Still in Sausalito from the morning excursion? Mr. Wolfe recommends the Trident, the chef Seiji Wakabayashi’s seafood restaurant. Lunch, while you sip a margarita at a table overlooking the bay, will run around $60.
If you have the patience, head to the corner of 18th Street and Guerrero in the Mission District and proceed to the back of what is probably an extremely long line. Everyone there is waiting for the sandwiches, bread and pastries at the much-acclaimed Tartine Bakery, owned by the baking virtuosos Elisabeth Prueitt and Chad Robertson. I met up with my brother, Loren, and we picked up a couple of sandwiches to take over to nearby Mission Dolores Park. For $14.50, I had pastrami loaded up with horseradish, mustard and Gruyère; it was positively awesome. The bread (which, as everyone knows, makes or breaks a sandwich) was particularly good: chewy but yielding, with a crusty exterior. The view from the southwest corner of the park was spectacular.
While you’re in the neighborhood, you might as well walk off the sandwich and get a little history lesson, too. San Francisco City Guides provides free walking tours of the Mission; they begin at the golden hydrant on Church Street that, as the story is told, saved the Mission after the 1906 earthquake.
Mr. Wolfe recommends a private car to Mill Valley for a walk through Muir Woods National Monument, known for its majestic redwood trees. From there, the driver heads back to San Francisco over the Golden Gate Bridge for a tour of Golden Gate Park and afternoon tea at the beautiful Japanese Tea Garden. Total cost: $200.
I wanted to see Golden Gate Park too, so Loren and I headed to Stow Lake Boathouse, which has stood at the heart of the park since 1893. There, we rented a rowboat for $20 and took a spin around the lake (there are also pedal boats and electric-powered boats for rent that are more expensive). It took us awhile, taking turns to row, but we made it around without capsizing.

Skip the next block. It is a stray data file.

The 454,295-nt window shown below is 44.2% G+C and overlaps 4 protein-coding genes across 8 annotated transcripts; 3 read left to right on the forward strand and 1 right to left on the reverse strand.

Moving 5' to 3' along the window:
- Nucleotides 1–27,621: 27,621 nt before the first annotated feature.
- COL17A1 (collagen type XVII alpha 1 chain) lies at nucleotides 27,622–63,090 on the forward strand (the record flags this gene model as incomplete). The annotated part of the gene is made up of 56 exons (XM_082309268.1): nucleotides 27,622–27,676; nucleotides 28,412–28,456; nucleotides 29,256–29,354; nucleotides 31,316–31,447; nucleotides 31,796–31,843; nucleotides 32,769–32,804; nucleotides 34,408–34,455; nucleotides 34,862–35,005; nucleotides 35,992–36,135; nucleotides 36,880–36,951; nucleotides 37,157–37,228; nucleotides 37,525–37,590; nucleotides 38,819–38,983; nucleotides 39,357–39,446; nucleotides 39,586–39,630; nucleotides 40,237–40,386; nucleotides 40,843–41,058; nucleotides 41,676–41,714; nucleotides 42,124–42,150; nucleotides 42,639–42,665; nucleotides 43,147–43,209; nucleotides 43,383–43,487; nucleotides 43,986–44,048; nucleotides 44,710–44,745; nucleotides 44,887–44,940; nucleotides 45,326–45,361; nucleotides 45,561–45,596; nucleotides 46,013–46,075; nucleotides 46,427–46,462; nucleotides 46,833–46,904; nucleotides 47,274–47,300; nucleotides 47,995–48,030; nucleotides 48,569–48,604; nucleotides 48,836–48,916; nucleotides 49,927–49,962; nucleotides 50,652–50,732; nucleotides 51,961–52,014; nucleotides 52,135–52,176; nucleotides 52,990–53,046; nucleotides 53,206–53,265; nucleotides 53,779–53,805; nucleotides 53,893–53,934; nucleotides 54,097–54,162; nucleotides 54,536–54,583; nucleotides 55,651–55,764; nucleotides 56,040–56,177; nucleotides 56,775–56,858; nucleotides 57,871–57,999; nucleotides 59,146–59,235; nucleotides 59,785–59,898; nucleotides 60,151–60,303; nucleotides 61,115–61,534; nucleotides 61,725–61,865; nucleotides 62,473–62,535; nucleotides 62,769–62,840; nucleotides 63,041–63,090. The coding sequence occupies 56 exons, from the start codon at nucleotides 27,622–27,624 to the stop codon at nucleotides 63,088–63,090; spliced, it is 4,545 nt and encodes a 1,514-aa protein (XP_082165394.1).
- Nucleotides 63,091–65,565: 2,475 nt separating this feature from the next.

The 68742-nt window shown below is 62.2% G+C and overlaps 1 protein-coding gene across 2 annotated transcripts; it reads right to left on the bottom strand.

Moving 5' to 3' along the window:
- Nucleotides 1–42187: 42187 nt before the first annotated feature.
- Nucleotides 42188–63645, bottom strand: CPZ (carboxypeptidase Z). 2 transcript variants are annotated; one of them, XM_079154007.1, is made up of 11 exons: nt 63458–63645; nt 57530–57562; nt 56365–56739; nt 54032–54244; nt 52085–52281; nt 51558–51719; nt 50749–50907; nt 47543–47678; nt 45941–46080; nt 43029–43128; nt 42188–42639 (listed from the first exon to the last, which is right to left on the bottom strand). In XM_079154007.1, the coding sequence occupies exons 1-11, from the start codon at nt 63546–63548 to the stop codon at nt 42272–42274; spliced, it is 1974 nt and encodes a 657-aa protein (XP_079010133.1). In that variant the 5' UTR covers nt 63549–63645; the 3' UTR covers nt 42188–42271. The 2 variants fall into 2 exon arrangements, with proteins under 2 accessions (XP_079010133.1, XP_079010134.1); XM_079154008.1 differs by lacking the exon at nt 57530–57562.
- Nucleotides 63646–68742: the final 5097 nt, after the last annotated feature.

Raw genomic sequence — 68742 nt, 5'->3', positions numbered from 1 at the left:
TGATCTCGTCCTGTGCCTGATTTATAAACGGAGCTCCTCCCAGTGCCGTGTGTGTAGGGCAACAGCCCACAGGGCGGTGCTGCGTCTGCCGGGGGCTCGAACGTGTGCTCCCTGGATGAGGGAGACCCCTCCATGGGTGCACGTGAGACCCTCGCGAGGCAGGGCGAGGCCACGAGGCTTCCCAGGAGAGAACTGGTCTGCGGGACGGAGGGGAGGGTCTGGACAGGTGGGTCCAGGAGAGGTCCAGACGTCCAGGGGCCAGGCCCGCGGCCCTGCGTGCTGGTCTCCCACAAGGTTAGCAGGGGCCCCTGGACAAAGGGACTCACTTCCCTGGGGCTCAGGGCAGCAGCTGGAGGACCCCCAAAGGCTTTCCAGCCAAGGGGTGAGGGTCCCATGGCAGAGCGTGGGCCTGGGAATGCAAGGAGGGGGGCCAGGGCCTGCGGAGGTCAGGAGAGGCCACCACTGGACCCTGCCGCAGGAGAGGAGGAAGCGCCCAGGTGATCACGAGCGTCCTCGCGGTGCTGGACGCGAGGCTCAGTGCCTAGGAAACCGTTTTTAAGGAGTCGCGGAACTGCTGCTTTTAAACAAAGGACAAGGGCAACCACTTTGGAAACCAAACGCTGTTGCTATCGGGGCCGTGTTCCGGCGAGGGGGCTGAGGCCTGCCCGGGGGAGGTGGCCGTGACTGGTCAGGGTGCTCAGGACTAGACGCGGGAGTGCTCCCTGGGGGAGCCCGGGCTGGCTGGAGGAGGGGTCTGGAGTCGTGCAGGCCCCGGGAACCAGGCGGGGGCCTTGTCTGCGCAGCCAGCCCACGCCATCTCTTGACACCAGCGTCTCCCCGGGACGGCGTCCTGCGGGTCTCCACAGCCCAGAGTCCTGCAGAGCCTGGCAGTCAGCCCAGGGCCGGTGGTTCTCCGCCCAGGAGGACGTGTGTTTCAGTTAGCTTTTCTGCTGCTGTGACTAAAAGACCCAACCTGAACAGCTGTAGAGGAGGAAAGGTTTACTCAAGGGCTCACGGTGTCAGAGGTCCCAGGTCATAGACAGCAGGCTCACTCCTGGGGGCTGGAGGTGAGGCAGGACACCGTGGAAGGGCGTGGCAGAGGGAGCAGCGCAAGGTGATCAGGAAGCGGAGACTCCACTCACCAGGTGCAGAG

And we traded redwoods for wildlife: From the boathouse, we headed over to the bison paddock on John F. Kennedy Drive. They were there, grazing (I counted six of them), none too excited to see us, but I was amazed that such a thing existed in the middle of San Francisco. Finally, we took in the de Young Museum ($10) and its impressive collection of American art. A friendly security guard tipped me off that the museum, which closes at 5:15, is free after 4:30 — we took advantage and saved ourselves the admission fee. Forty-five minutes was a good amount of time to survey the indoor collections and outdoor sculpture garden.
Giancarlo Paterlini and Suzette Gresham-Tognetti own what Mr. Wolfe declares “the finest Italian restaurant in town.” Indeed, Acquerello, on Sacramento Street, received two Michelin stars this year. The seasonal tasting menu, which includes licorice-smoked lamb loin, ridged pasta with foie gras, and seared scallop with Périgord truffles, will run around $250 with a glass of wine or two.
Why eat Italian food when you could eat Italian-Thai fusion? You heard right — I did a double-take when I saw the description of the restaurant. But Thoughts Style Cuisine on Eighth Street in the SoMa (South of Market) neighborhood, is one of the more fascinating dining experiences I’ve had in a long time. The design is sleek, minimalist and almost blindingly white, and the food intriguing: dishes like kra prow mussels with spaghetti, larb brussels sprouts fritti, and tom kha khai ravioli fill the menu. I ordered the tom yum goong risotto ($13) and it was unlike anything I’d ever had: a fist-size portion of arborio rice infused with flavors of lemongrass, citrus and chile.
The Big 4 restaurant and bar seeks to evoke the era when industrialists ruled the West: It’s named after Collis P. Huntington, Charles Crocker, Leland Stanford and Mark Hopkins, the “Big Four” who built the Central Pacific Railroad. Mr. Wolfe recommends its Vesper martini, with gin, vodka and Lillet, for $14.
My friends Rachel and Eli invited me out to Doc’s Clock, a divey local bar on Mission Street close to their apartment. I ordered us a gin and tonic, a martini and a beer. The total was $10 — for all three drinks. Was the martini served in a jelly glass? Sure. Was the bartender downright surly when I asked for a receipt? No question. Did she scrawl the number “10” on a scrap of paper and toss it onto the bar? Yes. Did it all make my San Francisco experience that much more enjoyable? Absolutely.